The Sixth Circuit affirmed the district court's dismissal of the action on the ground that plaintiffs lacked standing, incorporating the lower court's memorandum into its opinion. Plaintiffs had not established a logical link between their taxpayer status and NHPA. Moreover, none of the plaintiffs had any real interest in the project, as none of them owned or had legal control over any of the buildings at the time they were placed on the National Register and none had submitted a development proposal for the area. 421 F.2d at 460-61. The court also rejected plaintiffs' argument that they had standing under the "private attorney general" doctrine because they had no direct interests in the buildings and had not engaged sufficiently in the administrative process to show a special interest in the controversy so as to be included among those parties aggrieved or adversely affected by agency action. Id. at 461. [Ed. note: This case preceded the Supreme Court's landmark standing decision in Sierra Club v. Morton, 405 U.S. 727 (1972), in which the court found allegations of use of an area to be sufficient to confer standing.]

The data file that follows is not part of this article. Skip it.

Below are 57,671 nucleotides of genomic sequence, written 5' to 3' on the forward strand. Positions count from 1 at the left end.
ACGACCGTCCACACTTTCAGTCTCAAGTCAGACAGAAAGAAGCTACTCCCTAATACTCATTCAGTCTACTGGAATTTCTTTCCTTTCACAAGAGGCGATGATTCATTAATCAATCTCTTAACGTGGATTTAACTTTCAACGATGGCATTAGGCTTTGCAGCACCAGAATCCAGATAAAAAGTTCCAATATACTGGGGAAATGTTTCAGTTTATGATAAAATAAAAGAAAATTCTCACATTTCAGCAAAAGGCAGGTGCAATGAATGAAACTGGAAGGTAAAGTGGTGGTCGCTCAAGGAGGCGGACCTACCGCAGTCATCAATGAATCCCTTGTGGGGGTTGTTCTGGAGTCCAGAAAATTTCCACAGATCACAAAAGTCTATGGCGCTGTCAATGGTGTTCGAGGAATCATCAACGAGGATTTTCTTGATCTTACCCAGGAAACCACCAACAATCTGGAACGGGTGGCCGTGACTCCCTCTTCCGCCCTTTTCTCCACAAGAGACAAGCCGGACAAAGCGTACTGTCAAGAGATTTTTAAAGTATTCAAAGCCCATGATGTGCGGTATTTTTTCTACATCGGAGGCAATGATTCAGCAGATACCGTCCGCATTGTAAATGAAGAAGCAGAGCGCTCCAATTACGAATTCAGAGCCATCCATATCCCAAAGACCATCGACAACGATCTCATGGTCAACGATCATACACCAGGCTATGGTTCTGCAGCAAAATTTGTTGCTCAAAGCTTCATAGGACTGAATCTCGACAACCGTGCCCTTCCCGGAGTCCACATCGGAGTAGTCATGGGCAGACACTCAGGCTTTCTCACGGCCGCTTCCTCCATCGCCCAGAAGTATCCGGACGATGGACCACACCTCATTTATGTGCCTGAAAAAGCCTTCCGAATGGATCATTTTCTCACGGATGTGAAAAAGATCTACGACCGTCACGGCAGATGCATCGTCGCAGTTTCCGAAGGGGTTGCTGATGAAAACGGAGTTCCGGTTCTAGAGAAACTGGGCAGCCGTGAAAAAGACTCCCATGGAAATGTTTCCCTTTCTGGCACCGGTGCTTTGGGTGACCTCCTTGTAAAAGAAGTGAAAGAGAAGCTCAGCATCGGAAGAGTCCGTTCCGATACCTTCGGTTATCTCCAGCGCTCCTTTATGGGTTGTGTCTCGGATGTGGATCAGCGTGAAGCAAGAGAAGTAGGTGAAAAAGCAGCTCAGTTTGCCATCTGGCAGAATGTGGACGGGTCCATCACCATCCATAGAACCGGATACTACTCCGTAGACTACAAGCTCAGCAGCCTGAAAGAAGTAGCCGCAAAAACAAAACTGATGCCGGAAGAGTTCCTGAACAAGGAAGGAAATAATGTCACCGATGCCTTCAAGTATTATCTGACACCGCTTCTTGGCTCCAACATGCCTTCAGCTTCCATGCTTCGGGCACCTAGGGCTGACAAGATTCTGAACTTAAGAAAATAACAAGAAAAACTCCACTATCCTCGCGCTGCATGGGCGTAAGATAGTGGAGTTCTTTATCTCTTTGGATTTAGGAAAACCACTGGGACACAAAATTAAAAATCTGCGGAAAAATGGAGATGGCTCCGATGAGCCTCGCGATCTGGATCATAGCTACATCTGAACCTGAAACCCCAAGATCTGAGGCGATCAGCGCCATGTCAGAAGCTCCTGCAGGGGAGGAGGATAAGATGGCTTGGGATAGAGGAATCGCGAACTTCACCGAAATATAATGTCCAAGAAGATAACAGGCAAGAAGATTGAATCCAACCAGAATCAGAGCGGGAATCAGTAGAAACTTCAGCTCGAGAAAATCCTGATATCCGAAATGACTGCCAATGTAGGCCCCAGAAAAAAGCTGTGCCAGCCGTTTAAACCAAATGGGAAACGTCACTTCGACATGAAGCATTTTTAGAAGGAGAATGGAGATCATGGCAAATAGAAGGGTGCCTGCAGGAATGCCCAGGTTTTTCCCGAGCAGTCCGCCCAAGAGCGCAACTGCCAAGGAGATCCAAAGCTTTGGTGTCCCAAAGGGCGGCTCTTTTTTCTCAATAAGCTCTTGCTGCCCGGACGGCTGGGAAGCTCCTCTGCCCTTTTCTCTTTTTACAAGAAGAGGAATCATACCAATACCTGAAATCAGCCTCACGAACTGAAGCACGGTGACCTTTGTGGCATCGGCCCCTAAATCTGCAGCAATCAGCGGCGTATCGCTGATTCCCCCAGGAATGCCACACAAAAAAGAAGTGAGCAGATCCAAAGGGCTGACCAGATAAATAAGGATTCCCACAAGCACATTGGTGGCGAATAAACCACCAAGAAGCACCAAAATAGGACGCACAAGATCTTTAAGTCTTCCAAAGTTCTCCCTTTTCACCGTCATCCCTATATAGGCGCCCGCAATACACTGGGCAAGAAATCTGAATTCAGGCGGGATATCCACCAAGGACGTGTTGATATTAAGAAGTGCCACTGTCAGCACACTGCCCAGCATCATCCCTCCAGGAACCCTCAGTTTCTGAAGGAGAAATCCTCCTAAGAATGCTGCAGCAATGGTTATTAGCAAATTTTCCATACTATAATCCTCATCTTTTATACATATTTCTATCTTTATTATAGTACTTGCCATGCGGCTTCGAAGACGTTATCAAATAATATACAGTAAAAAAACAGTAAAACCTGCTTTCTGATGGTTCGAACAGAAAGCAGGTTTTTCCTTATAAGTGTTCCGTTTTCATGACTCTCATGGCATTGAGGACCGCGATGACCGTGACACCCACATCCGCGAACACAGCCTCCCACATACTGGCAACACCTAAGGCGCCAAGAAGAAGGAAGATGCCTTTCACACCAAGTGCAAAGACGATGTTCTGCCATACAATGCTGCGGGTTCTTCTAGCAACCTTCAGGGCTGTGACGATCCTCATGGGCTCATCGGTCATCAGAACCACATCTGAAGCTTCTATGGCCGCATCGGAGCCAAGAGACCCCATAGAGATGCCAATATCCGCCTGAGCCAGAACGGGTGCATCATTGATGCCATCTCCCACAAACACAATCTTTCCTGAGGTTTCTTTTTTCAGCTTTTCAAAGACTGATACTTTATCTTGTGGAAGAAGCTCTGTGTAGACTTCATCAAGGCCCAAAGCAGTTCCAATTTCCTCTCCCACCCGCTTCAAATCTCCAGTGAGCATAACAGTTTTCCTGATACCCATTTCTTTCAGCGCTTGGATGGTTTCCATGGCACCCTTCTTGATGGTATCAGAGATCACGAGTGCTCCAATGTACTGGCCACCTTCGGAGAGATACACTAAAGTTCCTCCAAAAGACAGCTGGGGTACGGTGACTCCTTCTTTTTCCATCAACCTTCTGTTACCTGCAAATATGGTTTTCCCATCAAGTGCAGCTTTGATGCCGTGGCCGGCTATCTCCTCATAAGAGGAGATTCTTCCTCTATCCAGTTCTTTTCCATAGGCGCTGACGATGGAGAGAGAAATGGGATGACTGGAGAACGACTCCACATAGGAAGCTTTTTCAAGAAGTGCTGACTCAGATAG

The court went on to say, however, that even if plaintiffs did have standing, they would not be entitled to relief because the grant contract and the contract amendments occurred before the buildings had been placed on the National Register. Id. at 461-62. Rumors of the historic significance of the buildings were not enough to require HUD to notify the Council. HUD's subsequent approval of demolition did not trigger NHPA, which applies only when an agency authorizes plans or amendments to plans and enters into the resulting grant contract. Id. at 462.
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